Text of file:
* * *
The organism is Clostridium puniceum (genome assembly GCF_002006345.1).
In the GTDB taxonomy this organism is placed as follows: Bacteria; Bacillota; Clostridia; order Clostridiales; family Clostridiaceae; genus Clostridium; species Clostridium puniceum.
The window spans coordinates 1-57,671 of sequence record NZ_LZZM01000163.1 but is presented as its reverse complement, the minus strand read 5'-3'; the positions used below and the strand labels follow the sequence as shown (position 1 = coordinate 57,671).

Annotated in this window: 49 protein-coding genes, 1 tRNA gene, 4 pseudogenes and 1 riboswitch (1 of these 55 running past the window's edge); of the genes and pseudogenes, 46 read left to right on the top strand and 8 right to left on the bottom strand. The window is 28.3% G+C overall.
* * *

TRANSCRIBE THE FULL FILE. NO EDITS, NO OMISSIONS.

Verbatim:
The organism is Clostridium puniceum (genome assembly GCF_002006345.1).
In the GTDB taxonomy this organism is placed as follows: Bacteria; Bacillota; Clostridia; order Clostridiales; family Clostridiaceae; genus Clostridium; species Clostridium puniceum.
The window spans coordinates 1-57,671 of sequence record NZ_LZZM01000163.1 but is presented as its reverse complement, the minus strand read 5'-3'; the positions used below and the strand labels follow the sequence as shown (position 1 = coordinate 57,671).

Annotated in this window: 49 protein-coding genes, 1 tRNA gene, 4 pseudogenes and 1 riboswitch (1 of these 55 running past the window's edge); of the genes and pseudogenes, 46 read left to right on the top strand and 8 right to left on the bottom strand. The window is 28.3% G+C overall.